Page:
Contrary to popular belief, a kosher product has nothing to do with a Rabbi’s blessing. Instead, kosher food conforms to Jewish dietary laws, which can be addressed via the following main categories:
- Where does the food come from? Jewish dietary laws specifies which animals may be eaten and which may not. For example, cattle, fish with fins and scales, chicken, and turkey are allowed. However, pigs, shellfish, birds or prey, rodents, and insects are all forbidden. Also, any product derived from forbidden animals is also forbidden. Furthermore, all unprocessed fruits and vegetables are kosher.
- All meat must be slaughtered and prepared in accordance with Jewish law
- Meat and dairy must be separated when eating them and preparing them. A kosher kitchen calls for separate cooking utensils and cleaning methods for each meat and dairy.
These are just the main points. There are several other stipulations when deciding if a food is kosher or not. For more information, check out the following sites:
Onset Worldwide is beginning our kosher certification process!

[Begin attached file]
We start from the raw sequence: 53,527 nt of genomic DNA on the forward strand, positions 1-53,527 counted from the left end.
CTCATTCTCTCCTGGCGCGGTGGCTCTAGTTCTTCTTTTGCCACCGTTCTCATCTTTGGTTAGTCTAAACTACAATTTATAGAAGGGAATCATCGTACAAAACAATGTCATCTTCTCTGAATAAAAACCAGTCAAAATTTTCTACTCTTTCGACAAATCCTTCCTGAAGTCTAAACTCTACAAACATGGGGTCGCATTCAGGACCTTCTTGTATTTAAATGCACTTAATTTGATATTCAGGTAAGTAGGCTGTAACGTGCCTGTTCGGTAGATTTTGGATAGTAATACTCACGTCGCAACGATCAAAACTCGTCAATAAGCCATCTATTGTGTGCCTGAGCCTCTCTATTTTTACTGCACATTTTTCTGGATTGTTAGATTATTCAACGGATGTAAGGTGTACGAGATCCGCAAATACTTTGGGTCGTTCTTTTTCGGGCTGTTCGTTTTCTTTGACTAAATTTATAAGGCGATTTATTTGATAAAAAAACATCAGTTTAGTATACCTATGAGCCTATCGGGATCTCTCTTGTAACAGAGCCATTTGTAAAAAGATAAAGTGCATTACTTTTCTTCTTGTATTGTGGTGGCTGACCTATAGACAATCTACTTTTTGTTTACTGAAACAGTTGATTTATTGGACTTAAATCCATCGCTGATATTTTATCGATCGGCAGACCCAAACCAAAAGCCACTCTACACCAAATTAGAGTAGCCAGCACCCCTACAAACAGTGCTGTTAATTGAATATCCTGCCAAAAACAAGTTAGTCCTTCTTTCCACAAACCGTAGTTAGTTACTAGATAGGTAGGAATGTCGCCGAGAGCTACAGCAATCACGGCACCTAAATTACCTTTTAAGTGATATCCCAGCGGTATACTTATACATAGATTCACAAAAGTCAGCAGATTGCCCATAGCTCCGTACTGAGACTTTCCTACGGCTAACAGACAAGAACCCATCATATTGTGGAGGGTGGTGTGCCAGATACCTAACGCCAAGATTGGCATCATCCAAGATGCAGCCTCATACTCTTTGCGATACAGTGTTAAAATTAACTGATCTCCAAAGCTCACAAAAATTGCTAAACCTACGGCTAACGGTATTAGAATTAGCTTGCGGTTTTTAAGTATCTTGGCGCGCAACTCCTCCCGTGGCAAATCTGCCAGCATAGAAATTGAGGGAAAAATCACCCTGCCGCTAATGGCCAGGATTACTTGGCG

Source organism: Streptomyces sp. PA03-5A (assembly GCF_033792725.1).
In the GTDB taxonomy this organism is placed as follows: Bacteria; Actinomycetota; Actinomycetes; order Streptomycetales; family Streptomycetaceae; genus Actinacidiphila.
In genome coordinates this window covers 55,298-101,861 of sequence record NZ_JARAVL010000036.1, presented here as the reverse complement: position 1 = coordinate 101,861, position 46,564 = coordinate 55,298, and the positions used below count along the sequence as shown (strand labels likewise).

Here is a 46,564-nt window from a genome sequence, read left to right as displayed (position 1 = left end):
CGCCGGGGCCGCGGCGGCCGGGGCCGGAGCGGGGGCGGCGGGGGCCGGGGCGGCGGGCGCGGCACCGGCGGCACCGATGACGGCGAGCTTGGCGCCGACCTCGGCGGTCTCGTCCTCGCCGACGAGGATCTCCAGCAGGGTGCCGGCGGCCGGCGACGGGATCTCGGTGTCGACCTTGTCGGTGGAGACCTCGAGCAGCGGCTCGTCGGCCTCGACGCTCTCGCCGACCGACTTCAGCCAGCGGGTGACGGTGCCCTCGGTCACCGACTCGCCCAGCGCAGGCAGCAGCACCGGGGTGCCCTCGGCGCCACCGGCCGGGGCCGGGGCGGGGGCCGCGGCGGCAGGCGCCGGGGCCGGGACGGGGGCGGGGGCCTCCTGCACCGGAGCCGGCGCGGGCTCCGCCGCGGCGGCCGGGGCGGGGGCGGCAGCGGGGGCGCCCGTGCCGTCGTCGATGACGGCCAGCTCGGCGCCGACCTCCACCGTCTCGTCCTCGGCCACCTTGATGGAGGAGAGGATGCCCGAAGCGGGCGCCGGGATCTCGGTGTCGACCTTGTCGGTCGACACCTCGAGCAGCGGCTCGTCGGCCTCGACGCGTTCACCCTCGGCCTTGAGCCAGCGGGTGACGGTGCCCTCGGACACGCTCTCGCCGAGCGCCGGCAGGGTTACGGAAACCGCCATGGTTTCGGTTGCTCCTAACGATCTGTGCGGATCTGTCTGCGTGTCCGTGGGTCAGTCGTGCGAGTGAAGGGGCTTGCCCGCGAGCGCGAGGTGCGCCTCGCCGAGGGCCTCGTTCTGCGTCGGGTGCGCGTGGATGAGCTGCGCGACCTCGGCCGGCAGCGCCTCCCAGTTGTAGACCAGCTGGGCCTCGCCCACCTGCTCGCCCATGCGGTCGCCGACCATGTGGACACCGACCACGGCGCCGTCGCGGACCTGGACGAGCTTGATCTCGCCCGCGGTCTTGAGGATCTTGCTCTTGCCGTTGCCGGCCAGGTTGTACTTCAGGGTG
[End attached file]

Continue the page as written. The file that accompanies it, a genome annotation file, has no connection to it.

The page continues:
Onset Worldwide’s owners, Tom & Sara, are signed up for the Hunterdon County NJ Tour de Farm on August 2, 2015. They are participating in a 20 mile bicycle ride on the roads of NJ, stopping at 6 or 7 farms along the way for a small “tasting” and tours. The ticket price includes a locally sourced breakfast, a Tour de Farm t-shirt, the farm tastings, and the cycling tour. Join us today!
Onset Worldwide is now supplying sprouted products, including:
- Sprouted Quinoa
- Sprouted Quinoa Flour
- Organic Sprouted Quinoa
- Organic Sprouted Quinoa Flour
Thanks to Ray, our new sales manager in the Midwest, Texas, and Arizona, for his research on sprouted grains, nuts, and seeds.
“The process of germination not only produces vitamin C but also changes the composition of grain and seeds in numerous beneficial ways. Sprouting increases vitamin B content… Carotene increases dramatically…Sprouting neutralizes phytic acid, a substance…that inhibits absorption of calcium.”
“Almost any grain or seed can be sprouted”, including chia seeds and quinoa. What is so remarkable “is the ability of this sprout to produce a whole range of substances – principally vitamins and enzymes – that are completely absent, or present only in extremely small amounts, in the unsprouted seed”.
To learn more check out:
SOURCE: Nourishing Traditions by Sally Fallon